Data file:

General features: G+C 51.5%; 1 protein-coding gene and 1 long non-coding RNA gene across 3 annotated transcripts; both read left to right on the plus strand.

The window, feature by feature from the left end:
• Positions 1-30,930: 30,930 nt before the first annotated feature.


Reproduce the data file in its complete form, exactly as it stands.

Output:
General features: G+C 51.5%; 1 protein-coding gene and 1 long non-coding RNA gene across 3 annotated transcripts; both read left to right on the plus strand.

The window, feature by feature from the left end:
• Positions 1-30,930: 30,930 nt before the first annotated feature.